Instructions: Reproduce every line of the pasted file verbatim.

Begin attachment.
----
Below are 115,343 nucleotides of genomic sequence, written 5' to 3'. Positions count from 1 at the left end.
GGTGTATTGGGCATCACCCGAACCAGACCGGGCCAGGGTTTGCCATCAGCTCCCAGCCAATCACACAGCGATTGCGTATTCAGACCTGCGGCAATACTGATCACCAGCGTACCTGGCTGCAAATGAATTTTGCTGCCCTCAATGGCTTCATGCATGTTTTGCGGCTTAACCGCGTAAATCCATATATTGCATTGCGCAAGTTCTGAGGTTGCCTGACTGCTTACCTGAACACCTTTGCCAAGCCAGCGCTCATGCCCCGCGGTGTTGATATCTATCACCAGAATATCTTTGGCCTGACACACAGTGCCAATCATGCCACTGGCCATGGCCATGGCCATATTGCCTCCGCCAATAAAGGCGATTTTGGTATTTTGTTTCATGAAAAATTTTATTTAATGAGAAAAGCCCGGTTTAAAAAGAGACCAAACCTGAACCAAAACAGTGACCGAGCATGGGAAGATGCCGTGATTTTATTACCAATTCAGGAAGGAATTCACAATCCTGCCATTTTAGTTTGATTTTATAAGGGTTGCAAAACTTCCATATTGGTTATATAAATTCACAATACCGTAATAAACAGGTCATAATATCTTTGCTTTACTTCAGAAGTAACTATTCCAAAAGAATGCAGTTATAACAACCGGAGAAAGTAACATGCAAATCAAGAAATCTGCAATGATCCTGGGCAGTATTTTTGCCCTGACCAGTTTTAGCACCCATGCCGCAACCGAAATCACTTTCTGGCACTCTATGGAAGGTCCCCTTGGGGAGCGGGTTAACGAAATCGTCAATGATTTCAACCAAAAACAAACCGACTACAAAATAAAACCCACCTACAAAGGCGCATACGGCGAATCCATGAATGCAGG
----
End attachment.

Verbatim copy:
Below are 115,343 nucleotides of genomic sequence, written 5' to 3'. Positions count from 1 at the left end.
GGTGTATTGGGCATCACCCGAACCAGACCGGGCCAGGGTTTGCCATCAGCTCCCAGCCAATCACACAGCGATTGCGTATTCAGACCTGCGGCAATACTGATCACCAGCGTACCTGGCTGCAAATGAATTTTGCTGCCCTCAATGGCTTCATGCATGTTTTGCGGCTTAACCGCGTAAATCCATATATTGCATTGCGCAAGTTCTGAGGTTGCCTGACTGCTTACCTGAACACCTTTGCCAAGCCAGCGCTCATGCCCCGCGGTGTTGATATCTATCACCAGAATATCTTTGGCCTGACACACAGTGCCAATCATGCCACTGGCCATGGCCATGGCCATATTGCCTCCGCCAATAAAGGCGATTTTGGTATTTTGTTTCATGAAAAATTTTATTTAATGAGAAAAGCCCGGTTTAAAAAGAGACCAAACCTGAACCAAAACAGTGACCGAGCATGGGAAGATGCCGTGATTTTATTACCAATTCAGGAAGGAATTCACAATCCTGCCATTTTAGTTTGATTTTATAAGGGTTGCAAAACTTCCATATTGGTTATATAAATTCACAATACCGTAATAAACAGGTCATAATATCTTTGCTTTACTTCAGAAGTAACTATTCCAAAAGAATGCAGTTATAACAACCGGAGAAAGTAACATGCAAATCAAGAAATCTGCAATGATCCTGGGCAGTATTTTTGCCCTGACCAGTTTTAGCACCCATGCCGCAACCGAAATCACTTTCTGGCACTCTATGGAAGGTCCCCTTGGGGAGCGGGTTAACGAAATCGTCAATGATTTCAACCAAAAACAAACCGACTACAAAATAAAACCCACCTACAAAGGCGCATACGGCGAATCCATGAATGCAGG